KEY WEST, Fla. - Like Superman emerging from a phone booth, Armando Parra steps out from the bathroom of his old-time barbershop transformed into the Chicken Catcher, dedicated to ridding this island town of nuisance fowl.
To some, Mr. Parra is a hero clearing out the birds that tear up lawns, sneak inside houses and leave a carpet of droppings in their wake. To others, he’s a villain, snatching beloved roosters and speckled hens from neighborhood streets where they delight tourists and residents.
Wearing shorts and a shirt emblazoned with “Key West Chicken Catcher,” the 63-year-old Mr. Parra climbs into his van and starts the patrol.
Mr. Parra has snared more than 90 chickens in the few weeks since he became the first official chicken catcher in Key West, where chickens dart through traffic on busy streets, meander in mangroves and even greet customers at the KFC drive-through.
The city agreed in January to pay Mr. Parra $20 for each nuisance chicken he catches until Sept. 30. His limit is 900, or $18,000. Every few weeks, the birds are collected and brought to a 400-acre farm in Miami-Dade County, where they live out their days.
More than 2,000 chickens are estimated to roam the streets of Key West, and city officials decided that for the birds to remain a charming addition to town life and not a nuisance, their numbers would have to be halved.
Debate over the downsizing led chicken lovers to hatch plans for the first annual ChickenFest this summer. Events include a “Poultry in Motion” parade and “Tastes Like Chicken Cook-Off Party.”
Katha Sheehan, also known as “the chicken lady” in Key West, offers a chicken-trapping service for a $20 fee, but she says she doesn’t approve of the city’s trapping policy. She wants city leaders to “stop considering [the chickens] as a disposable waste and start looking at them as a permanent asset.”
Miss Sheehan, who operates a local chicken rescue, has collected more than 4,000 signatures for a petition urging the city to allow chickens to remain on the streets of Key West. She has been assured that chickens will not be eliminated altogether.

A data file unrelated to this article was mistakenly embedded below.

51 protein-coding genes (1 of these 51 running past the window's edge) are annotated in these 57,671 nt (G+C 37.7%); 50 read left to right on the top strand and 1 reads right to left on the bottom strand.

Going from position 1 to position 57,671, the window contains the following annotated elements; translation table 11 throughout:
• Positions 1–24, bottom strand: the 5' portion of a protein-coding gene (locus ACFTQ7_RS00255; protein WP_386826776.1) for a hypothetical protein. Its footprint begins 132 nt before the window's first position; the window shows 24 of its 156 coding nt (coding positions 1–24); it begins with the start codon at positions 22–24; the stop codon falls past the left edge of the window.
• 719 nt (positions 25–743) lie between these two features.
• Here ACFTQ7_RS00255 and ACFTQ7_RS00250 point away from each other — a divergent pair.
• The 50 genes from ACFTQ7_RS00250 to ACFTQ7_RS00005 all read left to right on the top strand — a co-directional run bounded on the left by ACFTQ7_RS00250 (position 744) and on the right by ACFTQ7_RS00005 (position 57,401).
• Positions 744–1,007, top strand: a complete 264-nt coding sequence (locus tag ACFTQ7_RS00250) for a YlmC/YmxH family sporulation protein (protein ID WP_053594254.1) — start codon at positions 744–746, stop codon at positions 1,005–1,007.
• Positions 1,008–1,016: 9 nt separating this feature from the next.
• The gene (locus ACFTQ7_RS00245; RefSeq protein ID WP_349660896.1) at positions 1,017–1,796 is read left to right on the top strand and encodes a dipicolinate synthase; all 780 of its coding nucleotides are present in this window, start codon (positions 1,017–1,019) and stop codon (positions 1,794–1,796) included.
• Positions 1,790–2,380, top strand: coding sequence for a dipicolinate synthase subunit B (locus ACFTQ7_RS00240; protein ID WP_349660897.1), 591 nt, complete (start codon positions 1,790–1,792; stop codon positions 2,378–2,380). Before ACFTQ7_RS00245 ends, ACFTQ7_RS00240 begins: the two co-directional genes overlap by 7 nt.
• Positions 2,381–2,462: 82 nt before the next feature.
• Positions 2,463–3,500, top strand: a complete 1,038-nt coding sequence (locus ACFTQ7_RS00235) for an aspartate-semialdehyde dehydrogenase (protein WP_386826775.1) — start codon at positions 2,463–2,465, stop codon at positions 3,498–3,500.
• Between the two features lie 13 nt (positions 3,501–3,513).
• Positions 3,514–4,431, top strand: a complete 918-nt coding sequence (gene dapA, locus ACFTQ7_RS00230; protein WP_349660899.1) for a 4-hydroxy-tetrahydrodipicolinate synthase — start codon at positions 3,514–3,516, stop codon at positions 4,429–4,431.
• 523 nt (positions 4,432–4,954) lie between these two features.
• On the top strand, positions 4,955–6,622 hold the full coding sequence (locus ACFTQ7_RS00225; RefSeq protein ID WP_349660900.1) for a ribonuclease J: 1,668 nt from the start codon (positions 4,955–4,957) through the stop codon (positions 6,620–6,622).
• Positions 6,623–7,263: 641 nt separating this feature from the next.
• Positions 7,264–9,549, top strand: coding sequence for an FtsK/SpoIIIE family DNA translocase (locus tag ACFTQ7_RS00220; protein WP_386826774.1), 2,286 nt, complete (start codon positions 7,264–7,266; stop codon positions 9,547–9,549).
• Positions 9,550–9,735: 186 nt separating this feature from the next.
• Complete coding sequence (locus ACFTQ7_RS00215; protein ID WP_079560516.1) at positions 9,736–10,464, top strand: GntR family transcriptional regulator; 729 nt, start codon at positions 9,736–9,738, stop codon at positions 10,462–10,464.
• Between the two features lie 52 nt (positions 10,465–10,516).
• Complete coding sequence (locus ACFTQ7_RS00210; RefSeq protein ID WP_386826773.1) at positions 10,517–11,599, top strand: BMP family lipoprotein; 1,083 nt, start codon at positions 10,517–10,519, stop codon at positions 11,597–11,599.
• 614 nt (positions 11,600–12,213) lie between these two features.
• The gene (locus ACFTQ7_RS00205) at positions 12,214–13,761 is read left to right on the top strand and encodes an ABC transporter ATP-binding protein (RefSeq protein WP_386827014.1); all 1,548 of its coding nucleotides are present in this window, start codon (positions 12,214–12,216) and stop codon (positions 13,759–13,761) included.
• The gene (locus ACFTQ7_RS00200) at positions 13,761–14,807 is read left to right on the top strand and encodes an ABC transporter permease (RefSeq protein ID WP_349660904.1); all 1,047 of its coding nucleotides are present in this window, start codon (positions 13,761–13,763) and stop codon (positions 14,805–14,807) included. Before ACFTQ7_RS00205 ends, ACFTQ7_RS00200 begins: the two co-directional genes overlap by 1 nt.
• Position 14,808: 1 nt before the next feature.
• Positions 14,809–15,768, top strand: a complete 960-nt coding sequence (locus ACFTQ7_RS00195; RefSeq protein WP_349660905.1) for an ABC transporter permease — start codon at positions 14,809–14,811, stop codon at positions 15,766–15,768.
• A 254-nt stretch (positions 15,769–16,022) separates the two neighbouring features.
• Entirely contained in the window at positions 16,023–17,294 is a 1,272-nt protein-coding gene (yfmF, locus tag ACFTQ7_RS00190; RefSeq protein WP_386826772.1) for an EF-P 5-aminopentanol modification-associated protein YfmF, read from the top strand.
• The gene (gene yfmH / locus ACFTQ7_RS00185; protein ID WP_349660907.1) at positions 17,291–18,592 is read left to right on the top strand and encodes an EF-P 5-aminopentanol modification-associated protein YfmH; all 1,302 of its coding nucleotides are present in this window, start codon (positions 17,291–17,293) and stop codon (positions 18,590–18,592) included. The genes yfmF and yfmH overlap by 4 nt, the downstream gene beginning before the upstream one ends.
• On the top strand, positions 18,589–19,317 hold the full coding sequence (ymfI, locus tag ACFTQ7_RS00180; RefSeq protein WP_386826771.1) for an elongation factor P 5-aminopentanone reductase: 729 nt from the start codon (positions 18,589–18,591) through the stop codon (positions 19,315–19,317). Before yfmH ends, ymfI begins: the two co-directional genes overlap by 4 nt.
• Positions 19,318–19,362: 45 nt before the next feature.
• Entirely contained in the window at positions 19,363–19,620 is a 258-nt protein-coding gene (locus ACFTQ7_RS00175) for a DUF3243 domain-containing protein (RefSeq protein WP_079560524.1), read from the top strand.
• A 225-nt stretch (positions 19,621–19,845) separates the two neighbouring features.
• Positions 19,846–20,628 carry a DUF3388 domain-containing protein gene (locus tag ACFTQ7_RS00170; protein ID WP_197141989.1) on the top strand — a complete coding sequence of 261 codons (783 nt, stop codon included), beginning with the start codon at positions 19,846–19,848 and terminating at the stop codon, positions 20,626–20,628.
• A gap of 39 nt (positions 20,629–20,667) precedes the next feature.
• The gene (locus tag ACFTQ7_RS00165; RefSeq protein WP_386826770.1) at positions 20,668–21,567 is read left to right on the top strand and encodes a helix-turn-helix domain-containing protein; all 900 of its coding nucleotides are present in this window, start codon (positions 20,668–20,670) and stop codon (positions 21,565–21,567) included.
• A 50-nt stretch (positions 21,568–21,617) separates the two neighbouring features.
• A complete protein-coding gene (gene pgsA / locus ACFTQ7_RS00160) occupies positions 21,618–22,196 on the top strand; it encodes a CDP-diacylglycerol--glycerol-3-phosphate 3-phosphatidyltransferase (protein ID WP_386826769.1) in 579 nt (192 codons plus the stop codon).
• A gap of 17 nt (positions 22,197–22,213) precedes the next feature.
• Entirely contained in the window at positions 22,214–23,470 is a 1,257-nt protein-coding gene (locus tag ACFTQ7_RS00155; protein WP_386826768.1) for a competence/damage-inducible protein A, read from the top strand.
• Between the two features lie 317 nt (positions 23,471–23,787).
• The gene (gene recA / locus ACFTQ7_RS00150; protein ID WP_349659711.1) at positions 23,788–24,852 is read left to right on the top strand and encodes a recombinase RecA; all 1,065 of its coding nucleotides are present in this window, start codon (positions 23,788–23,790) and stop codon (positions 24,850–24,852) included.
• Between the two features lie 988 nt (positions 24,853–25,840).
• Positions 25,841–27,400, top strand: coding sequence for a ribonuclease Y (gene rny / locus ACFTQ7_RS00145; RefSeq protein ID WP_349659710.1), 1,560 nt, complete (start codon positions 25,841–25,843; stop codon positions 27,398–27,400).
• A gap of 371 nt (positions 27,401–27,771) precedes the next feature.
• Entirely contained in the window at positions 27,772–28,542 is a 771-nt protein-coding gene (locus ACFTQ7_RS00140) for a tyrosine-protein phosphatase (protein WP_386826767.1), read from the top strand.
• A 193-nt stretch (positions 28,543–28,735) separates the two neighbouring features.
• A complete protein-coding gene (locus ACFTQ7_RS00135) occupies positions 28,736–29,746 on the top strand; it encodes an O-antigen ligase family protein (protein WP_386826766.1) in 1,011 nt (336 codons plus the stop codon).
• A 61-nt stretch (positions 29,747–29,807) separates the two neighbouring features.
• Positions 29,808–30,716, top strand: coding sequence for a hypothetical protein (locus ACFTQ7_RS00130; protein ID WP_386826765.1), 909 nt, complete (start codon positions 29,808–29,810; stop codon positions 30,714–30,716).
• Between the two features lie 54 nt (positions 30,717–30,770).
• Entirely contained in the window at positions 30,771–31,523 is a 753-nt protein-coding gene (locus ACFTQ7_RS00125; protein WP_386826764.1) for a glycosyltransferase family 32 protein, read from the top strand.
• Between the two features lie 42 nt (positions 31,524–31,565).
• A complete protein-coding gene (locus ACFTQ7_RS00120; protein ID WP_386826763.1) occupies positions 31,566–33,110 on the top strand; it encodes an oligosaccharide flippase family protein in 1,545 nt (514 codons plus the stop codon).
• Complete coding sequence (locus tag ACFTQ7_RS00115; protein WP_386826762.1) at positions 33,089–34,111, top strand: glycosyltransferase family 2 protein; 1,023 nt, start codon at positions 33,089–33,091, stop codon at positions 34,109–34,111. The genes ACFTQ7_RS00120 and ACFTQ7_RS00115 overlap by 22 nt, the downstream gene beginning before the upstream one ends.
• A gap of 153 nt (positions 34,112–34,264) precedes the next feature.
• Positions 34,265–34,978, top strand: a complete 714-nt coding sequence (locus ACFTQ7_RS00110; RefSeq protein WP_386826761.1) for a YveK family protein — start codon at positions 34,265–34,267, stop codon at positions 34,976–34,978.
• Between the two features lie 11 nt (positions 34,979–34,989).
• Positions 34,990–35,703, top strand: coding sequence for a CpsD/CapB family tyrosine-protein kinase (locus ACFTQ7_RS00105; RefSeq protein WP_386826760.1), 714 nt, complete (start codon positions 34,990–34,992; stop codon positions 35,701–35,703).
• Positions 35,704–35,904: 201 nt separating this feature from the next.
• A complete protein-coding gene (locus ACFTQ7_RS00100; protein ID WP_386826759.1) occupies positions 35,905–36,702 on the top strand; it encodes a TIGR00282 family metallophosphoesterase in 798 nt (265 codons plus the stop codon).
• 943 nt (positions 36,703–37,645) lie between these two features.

“They’re going to have egg on their face if they don’t have any chickens on the streets when the chicken festival comes around,” Miss Sheehan said.
Mr. Parra, a semiretired barber who keeps his own pet chickens, says he has no intention of trapping all the city’s stray fowl.
As official chicken catcher, Mr. Parra receives a “master list” of chicken complaints from the city, with names and addresses of residents who have unwanted birds on their property.
He lays out metal-box traps with a door that falls shut when the chicken, lured by scratch feed, steps on a trigger inside. Mr. Parra returns the next day to collect his catch.
At Sally Lewis’ house, Mr. Parra nabbed two of the dozen or so chickens roaming her yard and reset the trap to catch more the next day.
Miss Lewis, a retired city commissioner, calls the chickens “brazen” and says they have climbed through her pet door into her home, roosted in her Christmas tree and perched on her bed. They have harassed her dog, destroyed her lawn and covered her car with droppings.
“They divebomb you,” she said. “They’re not just pedestrian chickens.”
Mr. Parra, a third-generation native of Key West, says the city’s wild chicken population took off after cockfighting was outlawed and with the arrival of major supermarkets, which meant that residents didn’t need chickens of their own for food and eggs.
He calls himself “the first and only official chicken catcher in the history of the United States.” He has a Web site (www.keywestchickencatcher.com) that sells $15 T-shirts (Front: “Why did the Chicken Cross the Road?” Back: “To Escape the Key West Chicken Catcher”).
“I’m hoping that I can sell enough T-shirts,” he said, “that I don’t have to cut hair.”